Paris, a city beloved for its preserved architecture and 19th century skyline, has fiercely opposed the construction of a 180-metre pyramidal skyscraper called Tour Triangle.
In a recent heated debate, Paris’ city council thwarted the notion of the 43-storey tower in the Porte de Versailles neighbourhood, reviving past controversy over the unwelcomed Montparnasse Tower more than 40 years ago.
If ever built, the glassy structure would still stand lower than the 209-metre Montparnasse and the Eiffel Tower, which commands the skyline at 324 metres.
However, while Mayor Anne Hidalgo supports the proposal, council voted 83-78 in a secret ballot against the Herzog & de Meuron design, initially approved in July 2013.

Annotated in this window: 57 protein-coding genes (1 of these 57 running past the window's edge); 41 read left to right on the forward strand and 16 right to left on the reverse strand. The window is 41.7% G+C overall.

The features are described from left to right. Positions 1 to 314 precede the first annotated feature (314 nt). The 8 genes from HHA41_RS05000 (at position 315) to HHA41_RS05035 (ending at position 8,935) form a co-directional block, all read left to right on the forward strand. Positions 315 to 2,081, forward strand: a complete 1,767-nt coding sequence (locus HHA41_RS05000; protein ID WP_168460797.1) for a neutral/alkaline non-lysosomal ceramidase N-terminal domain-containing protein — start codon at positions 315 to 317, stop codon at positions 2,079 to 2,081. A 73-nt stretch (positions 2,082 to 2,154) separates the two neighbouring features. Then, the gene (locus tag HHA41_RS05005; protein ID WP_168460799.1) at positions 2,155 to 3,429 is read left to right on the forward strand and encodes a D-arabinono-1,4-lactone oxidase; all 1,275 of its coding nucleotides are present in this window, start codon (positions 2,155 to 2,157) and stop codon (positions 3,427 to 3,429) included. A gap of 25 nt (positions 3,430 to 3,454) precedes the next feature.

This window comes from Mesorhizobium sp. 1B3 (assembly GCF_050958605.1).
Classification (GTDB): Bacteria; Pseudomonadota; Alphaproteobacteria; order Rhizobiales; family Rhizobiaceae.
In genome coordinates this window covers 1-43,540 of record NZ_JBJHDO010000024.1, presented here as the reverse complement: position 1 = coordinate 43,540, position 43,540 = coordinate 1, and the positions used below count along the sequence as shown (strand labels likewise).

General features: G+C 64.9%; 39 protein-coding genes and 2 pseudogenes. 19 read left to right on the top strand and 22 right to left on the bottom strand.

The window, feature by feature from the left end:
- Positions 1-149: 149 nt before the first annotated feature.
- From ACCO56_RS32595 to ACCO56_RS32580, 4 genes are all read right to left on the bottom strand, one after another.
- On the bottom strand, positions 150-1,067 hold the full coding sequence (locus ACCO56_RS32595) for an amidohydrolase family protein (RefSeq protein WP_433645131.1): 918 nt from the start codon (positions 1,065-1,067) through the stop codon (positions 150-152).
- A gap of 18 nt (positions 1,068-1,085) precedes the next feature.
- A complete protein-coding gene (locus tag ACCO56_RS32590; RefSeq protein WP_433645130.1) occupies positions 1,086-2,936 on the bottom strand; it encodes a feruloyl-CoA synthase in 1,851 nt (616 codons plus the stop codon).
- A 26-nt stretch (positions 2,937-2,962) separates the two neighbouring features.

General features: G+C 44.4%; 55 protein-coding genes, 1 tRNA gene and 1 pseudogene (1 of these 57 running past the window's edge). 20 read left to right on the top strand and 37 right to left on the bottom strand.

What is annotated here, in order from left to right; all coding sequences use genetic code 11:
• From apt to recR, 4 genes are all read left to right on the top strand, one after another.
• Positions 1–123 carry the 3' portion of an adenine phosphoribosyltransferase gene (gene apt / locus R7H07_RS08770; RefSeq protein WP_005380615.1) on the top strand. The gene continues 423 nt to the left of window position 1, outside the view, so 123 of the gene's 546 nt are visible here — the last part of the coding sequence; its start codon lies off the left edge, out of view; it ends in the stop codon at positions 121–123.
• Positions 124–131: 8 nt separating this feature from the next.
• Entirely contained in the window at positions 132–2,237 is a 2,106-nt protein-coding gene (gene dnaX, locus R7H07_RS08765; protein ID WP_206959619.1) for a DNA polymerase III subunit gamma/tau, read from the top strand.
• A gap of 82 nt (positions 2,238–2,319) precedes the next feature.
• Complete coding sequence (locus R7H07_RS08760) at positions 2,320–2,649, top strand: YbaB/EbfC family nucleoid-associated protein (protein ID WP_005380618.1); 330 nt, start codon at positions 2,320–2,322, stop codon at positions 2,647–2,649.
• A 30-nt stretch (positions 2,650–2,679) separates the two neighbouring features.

Over the past two years, opposing voices have deemed the office tower both a future centre in Paris, as well as an eye-sore. UNESCO, the United Nation’s cultural body, cautioned that high towers would ruin “one of the few remaining horizontal cities.”
For now, Mayor Hidalgo intends to fight the vote and reignite the intended completion date of 2017.